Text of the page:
More information on the new Alcohol Duty rates and reliefs can be found on GOV.UK.

Those involved in the production of smaller quantities of alcoholic products, can check the reduced rates of duty that apply to them by using the Small Producer Relief calculator. HMRC is also running a series of live webinars throughout July 2023 and in the months ahead to further support the alcohol industry through these changes.

Further information

More details on changes to Alcohol Duty can be found on GOV.UK.

The new Alcohol Duty system will tax products by Alcohol By Volume (ABV) per litre of alcohol. Stronger alcoholic products will attract higher duty rates than lower strength products. From 1 August 2023 the new rates are:

Table 1

Alcoholic strength of alcoholic product Rate of duty per litre of alcohol in the product
Less than 1.2% Nil
At least 1.2% but less than 3.5% £9.27
At least 3.5% but less than 8.5% See Table 2
At least 8.5% but not exceeding 22% £28.50
Exceeding 22% £31.64

Table 2

Description of alcoholic product (of an alcoholic strength of at least 3.5% but less than 8.5%) Rate of duty per litre of alcohol in the product
Still cider or Sparkling cider of an alcoholic strength not exceeding 5.5% £9.67
Beer £21.01
Spirits, wine, and other fermented products; or Sparkling cider of an alcoholic strength exceeding 5.5% £24.77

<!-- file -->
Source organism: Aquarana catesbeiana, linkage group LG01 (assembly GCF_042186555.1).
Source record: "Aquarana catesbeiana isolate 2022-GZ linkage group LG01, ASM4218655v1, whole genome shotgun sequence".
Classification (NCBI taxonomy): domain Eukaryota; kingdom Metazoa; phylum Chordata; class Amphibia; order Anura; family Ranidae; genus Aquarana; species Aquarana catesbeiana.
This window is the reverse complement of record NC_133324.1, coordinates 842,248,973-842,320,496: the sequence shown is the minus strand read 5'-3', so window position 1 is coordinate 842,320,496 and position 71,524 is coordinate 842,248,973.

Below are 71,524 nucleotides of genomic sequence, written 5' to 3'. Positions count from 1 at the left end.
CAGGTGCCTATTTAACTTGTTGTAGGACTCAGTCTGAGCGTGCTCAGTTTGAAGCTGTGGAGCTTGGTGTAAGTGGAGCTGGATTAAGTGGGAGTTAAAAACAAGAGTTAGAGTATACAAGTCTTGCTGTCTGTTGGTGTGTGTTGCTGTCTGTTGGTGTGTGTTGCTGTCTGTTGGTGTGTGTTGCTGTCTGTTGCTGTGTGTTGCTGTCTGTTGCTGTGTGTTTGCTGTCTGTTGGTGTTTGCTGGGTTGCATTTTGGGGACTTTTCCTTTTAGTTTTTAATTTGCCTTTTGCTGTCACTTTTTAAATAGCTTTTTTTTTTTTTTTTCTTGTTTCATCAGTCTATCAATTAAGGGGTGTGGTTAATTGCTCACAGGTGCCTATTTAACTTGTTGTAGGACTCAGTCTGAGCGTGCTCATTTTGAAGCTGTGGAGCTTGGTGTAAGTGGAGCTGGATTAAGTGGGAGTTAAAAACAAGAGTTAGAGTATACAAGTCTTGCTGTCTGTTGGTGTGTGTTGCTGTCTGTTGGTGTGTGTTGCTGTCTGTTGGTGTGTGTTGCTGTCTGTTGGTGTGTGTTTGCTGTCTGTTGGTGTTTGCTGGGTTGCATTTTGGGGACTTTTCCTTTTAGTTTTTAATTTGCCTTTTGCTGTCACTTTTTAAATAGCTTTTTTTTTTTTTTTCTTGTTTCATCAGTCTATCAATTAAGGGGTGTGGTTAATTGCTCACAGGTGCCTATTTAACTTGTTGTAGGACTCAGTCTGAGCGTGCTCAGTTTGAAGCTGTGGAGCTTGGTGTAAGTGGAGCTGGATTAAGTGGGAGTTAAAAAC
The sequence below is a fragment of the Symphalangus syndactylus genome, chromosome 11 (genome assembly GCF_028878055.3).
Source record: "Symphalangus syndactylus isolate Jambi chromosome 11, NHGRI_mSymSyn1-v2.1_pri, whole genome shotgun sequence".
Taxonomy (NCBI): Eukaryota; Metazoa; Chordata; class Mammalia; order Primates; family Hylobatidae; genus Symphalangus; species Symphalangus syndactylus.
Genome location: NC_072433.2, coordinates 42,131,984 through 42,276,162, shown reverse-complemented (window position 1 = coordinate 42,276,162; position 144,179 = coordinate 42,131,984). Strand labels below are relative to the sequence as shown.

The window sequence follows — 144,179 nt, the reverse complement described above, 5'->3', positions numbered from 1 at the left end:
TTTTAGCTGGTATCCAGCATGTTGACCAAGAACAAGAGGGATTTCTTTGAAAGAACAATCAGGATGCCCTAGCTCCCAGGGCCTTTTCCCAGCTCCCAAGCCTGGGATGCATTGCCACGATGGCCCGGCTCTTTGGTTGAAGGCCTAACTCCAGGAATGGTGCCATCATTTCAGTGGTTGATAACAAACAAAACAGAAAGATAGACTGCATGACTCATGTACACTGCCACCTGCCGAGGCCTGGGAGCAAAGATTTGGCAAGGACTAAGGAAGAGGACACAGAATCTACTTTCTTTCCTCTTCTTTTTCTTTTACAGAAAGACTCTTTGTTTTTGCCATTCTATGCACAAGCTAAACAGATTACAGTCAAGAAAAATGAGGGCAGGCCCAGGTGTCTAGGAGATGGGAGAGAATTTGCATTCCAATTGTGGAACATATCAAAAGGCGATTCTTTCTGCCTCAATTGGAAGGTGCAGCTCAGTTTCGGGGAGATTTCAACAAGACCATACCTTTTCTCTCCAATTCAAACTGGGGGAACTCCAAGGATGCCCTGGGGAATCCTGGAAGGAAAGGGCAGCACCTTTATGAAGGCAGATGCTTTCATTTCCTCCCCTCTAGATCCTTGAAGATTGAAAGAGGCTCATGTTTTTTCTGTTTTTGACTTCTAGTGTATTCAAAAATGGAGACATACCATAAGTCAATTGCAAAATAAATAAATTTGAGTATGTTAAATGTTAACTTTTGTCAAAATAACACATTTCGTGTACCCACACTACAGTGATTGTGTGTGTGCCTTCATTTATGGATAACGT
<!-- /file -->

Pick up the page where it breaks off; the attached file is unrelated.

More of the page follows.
Wine between 11.5% and 14.5% ABV will be treated as if it is 12.5% ABV for the purposes of calculating the charge to alcohol duty from 1 August 2023 until 1 February 2025.

Further details on the new rates can be found on GOV.UK.

The Small Producer Relief is available to those who produce less than 4,500 hectolitres (hL) of alcohol per year. More detail about this relief can be found on GOV.UK.

Reduced rates for draught products, also known as Draught Relief, will apply to products under 8.5% ABV, packaged in containers of at least 20 litres and which incorporate or are designed to connect to a qualifying dispense system. More detail can be found on GOV.UK.

A new penalty is being introduced to prohibit decanting alcoholic products subject to reduced rates for draught products – also known as Draught Relief. This aims to reduce misuse of the relief.

The temporary wine arrangements, in place for 18 months from 1 August 2023 to 1 February 2025, will treat all wine between 11.5% and 14.5% ABV as if it is 12.5% ABV for the purposes of calculating the alcohol duty. More information on this can be found on GOV.UK.

Changes to the approval as an alcohol producer and new arrangements for duty returns and payments are scheduled to take effect from late 2024. Further detail on the timing of these changes will be announced at a later date. HMRC intends to provide at least 12 months’ notice so that businesses have time to prepare.

The changes to the Alcohol Duty system follows a commitment made at Autumn Budget 2021.

Follow HMRC’s Press Office on Twitter @HMRCpressoffice.